Is it safe and efficacious to use dornase alfa for the treatment of clogged tympanostomy tubes (TTs) in children?
After establishing that dornase alfa is nonototoxic in a chinchilla model, a randomized clinical trial of 40 children was conducted. At the day-14 visit, the number of unclogged TTs was nonsignificantly higher in the dornase alfa group compared with the ofloxacin group.
The pilot clinical trial likely showed safety but failed to show efficacy of dornase alfa to unclog tympanostomy tubes in children.
Many treatments for clogged tympanostomy tubes (TTs) have been proposed, but none have met scientific rigor for safety and efficacy, including the popular empirical use of ototopical antibiotic drops. Dornase alfa, a recombinant molecule with the unique property of cleaving DNA, may be ideal in treating clogged TTs because both middle-ear effusion and the plug are abundant with DNA.
To investigate the ototoxic effects of dornase alfa in a chinchilla model and its efficacy in a clinical trial in children with clogged TTs.
Design, Setting, and Participants
The safety profiles of dornase alfa (full-strength and 1:10 strength) were evaluated in chinchilla middle ears using serial auditory brainstem response. The efficacy of ototopical dornase alfa (full-strength) was evaluated in children with clogged TTs in a prospective, single-blind randomized clinical trial. The animal study included 21 chinchillas and was conducted at Loma Linda University, Loma Linda, California, and the clinical trial was conducted at Children’s Hospital Colorado, Aurora. A total of 40 children (50 ears with tubes) were enrolled.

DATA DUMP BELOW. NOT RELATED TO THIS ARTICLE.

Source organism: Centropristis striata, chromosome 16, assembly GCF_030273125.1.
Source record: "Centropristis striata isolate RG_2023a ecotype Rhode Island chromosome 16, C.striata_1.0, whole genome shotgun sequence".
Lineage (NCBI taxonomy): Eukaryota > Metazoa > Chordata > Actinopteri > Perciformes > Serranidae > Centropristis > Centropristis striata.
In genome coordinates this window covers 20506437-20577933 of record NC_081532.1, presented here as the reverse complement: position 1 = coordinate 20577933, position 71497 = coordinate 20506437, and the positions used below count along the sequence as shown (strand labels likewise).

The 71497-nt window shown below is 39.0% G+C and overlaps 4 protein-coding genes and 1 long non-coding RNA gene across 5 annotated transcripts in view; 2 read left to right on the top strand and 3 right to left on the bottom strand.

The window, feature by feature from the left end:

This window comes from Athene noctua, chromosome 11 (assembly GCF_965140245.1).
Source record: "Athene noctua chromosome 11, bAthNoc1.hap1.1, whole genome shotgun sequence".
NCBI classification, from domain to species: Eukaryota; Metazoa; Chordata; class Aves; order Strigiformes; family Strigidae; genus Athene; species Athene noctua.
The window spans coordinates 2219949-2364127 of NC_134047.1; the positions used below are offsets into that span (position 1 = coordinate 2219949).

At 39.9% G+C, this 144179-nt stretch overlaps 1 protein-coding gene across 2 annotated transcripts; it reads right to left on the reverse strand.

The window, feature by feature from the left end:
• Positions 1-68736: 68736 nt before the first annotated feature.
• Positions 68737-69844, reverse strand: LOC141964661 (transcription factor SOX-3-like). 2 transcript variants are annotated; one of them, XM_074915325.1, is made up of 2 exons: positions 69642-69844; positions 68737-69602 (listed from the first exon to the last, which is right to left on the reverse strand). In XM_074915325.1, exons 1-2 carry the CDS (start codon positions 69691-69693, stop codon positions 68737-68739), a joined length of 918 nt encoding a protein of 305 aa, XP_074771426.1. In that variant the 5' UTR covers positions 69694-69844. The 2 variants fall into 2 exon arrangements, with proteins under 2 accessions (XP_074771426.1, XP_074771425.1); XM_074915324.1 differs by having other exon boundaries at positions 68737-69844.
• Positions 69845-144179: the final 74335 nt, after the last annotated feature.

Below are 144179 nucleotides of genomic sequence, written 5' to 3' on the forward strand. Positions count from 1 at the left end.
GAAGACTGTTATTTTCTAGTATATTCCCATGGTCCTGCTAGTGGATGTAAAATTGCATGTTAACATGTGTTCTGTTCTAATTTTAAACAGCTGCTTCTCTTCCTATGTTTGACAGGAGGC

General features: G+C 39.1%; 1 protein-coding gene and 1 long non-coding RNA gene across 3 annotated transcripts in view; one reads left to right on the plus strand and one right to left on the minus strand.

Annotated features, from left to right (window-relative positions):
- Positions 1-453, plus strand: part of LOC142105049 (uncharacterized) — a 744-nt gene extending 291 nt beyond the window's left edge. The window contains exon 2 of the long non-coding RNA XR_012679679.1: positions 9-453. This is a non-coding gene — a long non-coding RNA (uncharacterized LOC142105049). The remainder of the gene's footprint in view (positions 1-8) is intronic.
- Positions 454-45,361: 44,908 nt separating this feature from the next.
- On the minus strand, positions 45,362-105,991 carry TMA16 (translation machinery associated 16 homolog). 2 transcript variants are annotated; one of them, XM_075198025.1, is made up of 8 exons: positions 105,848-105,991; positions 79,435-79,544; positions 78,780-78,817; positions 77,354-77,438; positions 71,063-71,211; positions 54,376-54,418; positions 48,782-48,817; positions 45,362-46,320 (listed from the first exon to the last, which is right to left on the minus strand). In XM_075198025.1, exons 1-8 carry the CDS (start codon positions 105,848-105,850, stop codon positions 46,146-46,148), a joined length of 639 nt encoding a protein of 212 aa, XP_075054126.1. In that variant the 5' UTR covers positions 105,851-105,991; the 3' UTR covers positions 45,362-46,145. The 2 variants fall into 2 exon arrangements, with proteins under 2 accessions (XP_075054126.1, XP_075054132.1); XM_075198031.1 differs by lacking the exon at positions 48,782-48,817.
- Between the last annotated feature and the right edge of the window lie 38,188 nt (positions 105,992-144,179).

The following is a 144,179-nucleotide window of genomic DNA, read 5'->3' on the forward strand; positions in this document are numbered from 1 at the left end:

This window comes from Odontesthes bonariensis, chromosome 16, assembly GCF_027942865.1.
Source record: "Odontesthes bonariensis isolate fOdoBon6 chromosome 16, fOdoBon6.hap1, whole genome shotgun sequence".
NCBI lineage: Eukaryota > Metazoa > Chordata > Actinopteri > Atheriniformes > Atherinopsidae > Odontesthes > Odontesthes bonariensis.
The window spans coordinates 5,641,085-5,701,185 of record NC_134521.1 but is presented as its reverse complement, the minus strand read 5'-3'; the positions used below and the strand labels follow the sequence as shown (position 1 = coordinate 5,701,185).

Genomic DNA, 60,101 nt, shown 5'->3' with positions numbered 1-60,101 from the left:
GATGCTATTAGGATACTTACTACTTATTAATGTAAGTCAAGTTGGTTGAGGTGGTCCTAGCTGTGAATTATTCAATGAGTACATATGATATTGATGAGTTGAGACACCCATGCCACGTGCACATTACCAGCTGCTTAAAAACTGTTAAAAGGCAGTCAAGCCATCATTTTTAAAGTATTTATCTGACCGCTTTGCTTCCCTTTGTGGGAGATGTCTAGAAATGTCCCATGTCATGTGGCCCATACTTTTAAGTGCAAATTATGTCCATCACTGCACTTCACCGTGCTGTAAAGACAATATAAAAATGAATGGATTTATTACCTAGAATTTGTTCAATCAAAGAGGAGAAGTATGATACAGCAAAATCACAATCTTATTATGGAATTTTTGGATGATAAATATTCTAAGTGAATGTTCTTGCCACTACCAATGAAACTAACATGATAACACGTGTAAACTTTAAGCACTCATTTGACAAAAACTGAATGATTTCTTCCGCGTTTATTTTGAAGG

In the animal study, chinchillas were assigned to 3 groups: controls (saline), full-strength dornase alfa, or 1:10 dornase alfa dilution. Children were randomly assigned to receive either topical dornase alfa or ofloxacin for clogged TT, 5 drops each ear twice a day for 7 days.
Main Outcomes and Measures
Animal study: Auditory brainstem responses. Randomized trial of children participants: The primary outcome was patency of TT at day 14 assessed by otoscopy and tympanometry.
The chinchilla study showed similar auditory brainstem response degradation during a 6-hour period between the control (n = 5) and treatment groups (n = 21). In the clinical trial, a total of 40 clogged TTs (in 33 children, including 25 boys [76%]; mean age, 4.3 years; median [range] age, 3.4 [1.0-14.3] years) were analyzed. The number of unclogged TTs was higher in the dornase alfa group (13 [59%]) compared with the ofloxacin group (8 [44%]), with a difference of 15% (odds ratio, 1.8; 95% CI, 0.54-6.72).
Conclusions and Relevance
The chinchilla model suggests that dornase alfa is likely nonototoxic. The pilot clinical trial failed to show efficacy of dornase alfa to unclog TTs. With the difference seen between the treatment groups, a sample size estimate could be calculated for a future large-scale trial.
ClinicalTrials.gov identifier: NCT00419380
Chan KH, Allen GC, Kelley PE, et al. Dornase Alfa Ototoxic Effects in Animals and Efficacy in the Treatment of Clogged Tympanostomy Tubes in Children: A Preclinical Study and a Randomized Clinical Trial. JAMA Otolaryngol Head Neck Surg. 2018;144(9):776–780. doi:10.1001/jamaoto.2018.1101
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